'A faceless committee they’ll never meet or know, their names protected even from a Google search'Daisy Cox @coolartbyacooldude for Varsity

I tentatively type “E..A..M..C” into the search bar on my computer, careful not to misspell this knottiest of acronyms. I click on the first result and I’m greeted by the University website in all its outdated glory. This underworld of Cambridge bureaucracy is notoriously difficult to decipher, but something on the student registry page proves easier to understand: “the EAMC are managing an unprecedented number of applications,” the top line warns. It’s a distressing truth. With five suspected student suicides in Easter term alone and a deeply ineffective mental health service, it is perhaps no surprise that Cambridge’s post pandemic students are at breaking point.

I first became aware of the controversy surrounding the Examination Access and Mitigation Committee through CamFess in early August. The discourse was heated to say the least. “It’s actually outrageous how self-righteous and inconsiderate/inhumane the EAMC is […] It’s a bunch of senile, emotionless academics who don’t relate to students or their extenuating circumstances,” protested one expletive ridden post. With the promise of “shocking” revelations, it was this CamFess’ appeal to “the mainstream media” which piqued my curiosity. Especially since grievances with the committee are usually confined to the refracted depths of online chat forums, corridor mutterings and discord servers.

The EAMC’s primary responsibility is to help. Whether that be reviewing the grade of a chronically ill student or approving someone’s intermission from their studies, any claim to an extenuating circumstance that has hindered academic attainment has to go through the committee. But when I began my own research, the committee’s obstinance to many circumstances was striking. A finalist needing to intermit was told by [his] tutor that the EAMC dislikes finalists intermitting before exams, because they see it as students “trying to sneak out another year to ace the exams unfairly with academic advantage”. The options open to a Part I student wanting to appeal their grade are similarly limited. Jack* found this out when he had emergency surgery during exam week.

An ordinary person sees someone in need, the EAMC see a compromise to academic integrity

I got in contact with Jack over the summer vacation. Like a lot of the people I spoke to, he was eager to talk, grateful even. Hospitalised for three days in Easter term, Jack was forced to miss one of his papers (for which he was still attributed a 0 on CamSIS). Had he waited for his exams to finish to undergo this surgery, Jack’s situation may have become “life-threatening”. But when he should’ve been resting after surgery, Jack had to spend all his time in hospital desperately trying to dissect convoluted EAMC regulation, attempting to deal with the consequences of this unavoidable medical procedure.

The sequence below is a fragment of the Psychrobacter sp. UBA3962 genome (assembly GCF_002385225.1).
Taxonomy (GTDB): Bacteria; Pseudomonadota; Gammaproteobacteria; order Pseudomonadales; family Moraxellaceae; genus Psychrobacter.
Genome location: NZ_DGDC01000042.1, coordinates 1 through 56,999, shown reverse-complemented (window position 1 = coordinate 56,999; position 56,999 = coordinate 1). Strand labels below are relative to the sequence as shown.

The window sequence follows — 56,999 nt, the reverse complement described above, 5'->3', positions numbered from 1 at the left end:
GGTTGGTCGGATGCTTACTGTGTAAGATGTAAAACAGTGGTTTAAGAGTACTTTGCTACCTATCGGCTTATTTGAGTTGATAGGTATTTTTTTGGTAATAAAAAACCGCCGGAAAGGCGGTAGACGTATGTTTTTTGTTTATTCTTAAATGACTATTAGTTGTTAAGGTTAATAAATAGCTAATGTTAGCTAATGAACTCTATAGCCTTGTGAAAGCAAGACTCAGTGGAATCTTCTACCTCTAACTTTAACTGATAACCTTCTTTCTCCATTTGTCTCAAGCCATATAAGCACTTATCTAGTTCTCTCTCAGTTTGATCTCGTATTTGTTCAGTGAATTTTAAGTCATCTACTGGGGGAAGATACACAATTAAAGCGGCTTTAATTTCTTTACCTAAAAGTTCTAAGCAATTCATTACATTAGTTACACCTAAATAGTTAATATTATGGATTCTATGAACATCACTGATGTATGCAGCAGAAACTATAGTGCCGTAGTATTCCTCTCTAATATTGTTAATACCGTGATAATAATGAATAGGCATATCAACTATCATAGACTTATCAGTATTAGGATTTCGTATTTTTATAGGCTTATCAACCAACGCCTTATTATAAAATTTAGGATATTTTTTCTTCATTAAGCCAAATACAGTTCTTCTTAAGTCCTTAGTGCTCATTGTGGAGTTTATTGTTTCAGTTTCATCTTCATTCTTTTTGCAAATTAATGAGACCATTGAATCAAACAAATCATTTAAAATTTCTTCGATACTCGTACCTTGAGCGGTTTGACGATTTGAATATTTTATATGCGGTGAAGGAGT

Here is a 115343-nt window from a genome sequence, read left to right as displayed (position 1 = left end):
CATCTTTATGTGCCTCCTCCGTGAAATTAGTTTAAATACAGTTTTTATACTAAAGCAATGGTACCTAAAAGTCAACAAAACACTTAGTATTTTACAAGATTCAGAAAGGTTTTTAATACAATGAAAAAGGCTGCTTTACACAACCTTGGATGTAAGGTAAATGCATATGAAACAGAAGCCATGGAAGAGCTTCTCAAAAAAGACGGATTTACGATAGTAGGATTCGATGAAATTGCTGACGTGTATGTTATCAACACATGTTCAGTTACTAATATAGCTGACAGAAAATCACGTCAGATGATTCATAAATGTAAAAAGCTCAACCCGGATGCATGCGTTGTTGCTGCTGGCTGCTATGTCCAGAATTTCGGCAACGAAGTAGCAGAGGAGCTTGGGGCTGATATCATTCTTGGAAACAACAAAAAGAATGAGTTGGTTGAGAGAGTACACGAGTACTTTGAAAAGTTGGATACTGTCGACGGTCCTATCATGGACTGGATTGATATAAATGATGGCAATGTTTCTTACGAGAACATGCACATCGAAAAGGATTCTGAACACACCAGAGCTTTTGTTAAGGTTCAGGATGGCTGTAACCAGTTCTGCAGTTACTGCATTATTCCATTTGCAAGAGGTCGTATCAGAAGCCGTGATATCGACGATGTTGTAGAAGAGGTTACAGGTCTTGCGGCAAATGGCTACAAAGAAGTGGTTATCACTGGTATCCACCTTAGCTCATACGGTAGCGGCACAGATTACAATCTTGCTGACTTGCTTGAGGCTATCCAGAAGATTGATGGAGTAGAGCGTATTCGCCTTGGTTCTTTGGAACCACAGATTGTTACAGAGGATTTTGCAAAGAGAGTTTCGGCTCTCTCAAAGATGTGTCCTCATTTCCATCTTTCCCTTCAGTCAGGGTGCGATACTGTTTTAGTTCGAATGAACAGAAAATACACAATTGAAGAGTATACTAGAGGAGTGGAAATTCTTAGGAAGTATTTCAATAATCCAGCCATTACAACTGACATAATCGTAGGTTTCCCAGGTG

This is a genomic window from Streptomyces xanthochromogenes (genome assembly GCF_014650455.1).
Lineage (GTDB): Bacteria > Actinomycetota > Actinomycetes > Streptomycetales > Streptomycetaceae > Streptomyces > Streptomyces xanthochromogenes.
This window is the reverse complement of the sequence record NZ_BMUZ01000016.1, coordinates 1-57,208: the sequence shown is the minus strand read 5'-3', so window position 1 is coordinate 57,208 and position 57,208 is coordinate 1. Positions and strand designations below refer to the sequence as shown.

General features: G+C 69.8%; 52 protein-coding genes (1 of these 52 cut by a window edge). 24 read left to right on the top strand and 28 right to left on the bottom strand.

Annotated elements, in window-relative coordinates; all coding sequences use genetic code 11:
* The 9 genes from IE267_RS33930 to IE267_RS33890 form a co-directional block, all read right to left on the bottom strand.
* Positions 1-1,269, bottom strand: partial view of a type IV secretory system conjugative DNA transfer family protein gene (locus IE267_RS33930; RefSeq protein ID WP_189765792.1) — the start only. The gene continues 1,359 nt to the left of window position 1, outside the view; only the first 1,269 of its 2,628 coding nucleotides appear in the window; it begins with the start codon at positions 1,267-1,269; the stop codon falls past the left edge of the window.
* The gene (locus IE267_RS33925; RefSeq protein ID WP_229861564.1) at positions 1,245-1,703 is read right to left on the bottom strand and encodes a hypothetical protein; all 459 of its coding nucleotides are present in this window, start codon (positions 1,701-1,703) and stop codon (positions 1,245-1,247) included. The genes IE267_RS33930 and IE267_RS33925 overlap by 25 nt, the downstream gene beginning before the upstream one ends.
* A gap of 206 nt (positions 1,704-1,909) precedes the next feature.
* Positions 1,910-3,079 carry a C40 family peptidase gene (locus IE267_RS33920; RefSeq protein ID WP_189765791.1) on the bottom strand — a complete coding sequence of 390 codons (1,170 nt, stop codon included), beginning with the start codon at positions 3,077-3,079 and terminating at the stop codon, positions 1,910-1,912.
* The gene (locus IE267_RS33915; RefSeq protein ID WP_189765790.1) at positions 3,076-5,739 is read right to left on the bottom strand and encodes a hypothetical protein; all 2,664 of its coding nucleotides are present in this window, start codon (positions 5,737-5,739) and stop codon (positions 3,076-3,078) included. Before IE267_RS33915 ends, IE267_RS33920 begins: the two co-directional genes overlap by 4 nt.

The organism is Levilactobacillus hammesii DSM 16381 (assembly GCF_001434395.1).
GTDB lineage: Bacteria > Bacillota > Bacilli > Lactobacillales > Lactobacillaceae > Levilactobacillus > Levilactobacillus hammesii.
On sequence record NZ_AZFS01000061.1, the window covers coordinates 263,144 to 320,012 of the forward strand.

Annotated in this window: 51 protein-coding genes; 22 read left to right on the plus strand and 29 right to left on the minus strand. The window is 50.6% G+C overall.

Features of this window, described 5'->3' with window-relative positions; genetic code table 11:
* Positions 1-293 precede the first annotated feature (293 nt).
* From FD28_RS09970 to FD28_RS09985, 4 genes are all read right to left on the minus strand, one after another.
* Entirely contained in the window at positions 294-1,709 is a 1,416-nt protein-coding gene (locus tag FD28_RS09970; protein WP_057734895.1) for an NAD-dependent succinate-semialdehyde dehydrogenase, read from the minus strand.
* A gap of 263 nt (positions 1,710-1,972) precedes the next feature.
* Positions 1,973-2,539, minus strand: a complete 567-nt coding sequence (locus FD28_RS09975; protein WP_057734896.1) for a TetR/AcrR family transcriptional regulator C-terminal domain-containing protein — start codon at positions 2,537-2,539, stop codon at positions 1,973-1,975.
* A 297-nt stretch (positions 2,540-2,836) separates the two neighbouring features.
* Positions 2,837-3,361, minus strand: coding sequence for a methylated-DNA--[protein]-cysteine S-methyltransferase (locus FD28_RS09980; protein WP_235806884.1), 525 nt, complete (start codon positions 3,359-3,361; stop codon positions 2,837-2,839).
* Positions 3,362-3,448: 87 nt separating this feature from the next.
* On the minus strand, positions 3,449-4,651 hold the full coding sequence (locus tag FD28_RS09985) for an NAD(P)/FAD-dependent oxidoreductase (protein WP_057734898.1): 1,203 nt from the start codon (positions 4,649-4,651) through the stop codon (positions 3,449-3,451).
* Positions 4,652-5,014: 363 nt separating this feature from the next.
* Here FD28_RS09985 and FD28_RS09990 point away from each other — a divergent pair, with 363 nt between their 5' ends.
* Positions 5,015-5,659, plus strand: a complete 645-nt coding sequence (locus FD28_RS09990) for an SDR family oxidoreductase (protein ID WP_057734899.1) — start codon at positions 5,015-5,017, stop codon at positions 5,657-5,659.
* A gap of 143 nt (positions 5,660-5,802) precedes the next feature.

What soon transpired was that Jack – as per an arbitrary EAMC policy – would only be allowed to appeal one of his papers. Since this appeal would be cashed in for the missed exam, Jack realised he would have to sit his last two exams if he wanted a grade at all. And so he did, whilst only two days out of hospital, when he should have been tucked up in bed at home. The EAMC declined to review the marks of either exam.

Jack naturally protested. How were these two exams not affected by “medical or grave cause”? Heavily disrupted revision time aside, he had only been discharged 48 hours earlier. “The EAMC just defended their position by it being ‘by the books’ or just citing regulation at me”.

Daisy Cox @coolartbyacooldude for Varsity

The original CamFess was starting to seem rational in its harsh rhetoric, and a pattern was emerging. Everyone I spoke to insisted that they were one of the lucky ones, that despite all their difficulties (usually medical) and all the red tape there was always someone worse off. But there was another consensus: where an ordinary person sees someone in need, the EAMC see a compromise to academic integrity and the published class list. I was shown an email from a College Tutor to a student informing them that they could not guarantee a “procedural irregularity” would be corrected by the EAMC because “in almost all Triposes the final mark is the result of a complex set of algorithms”.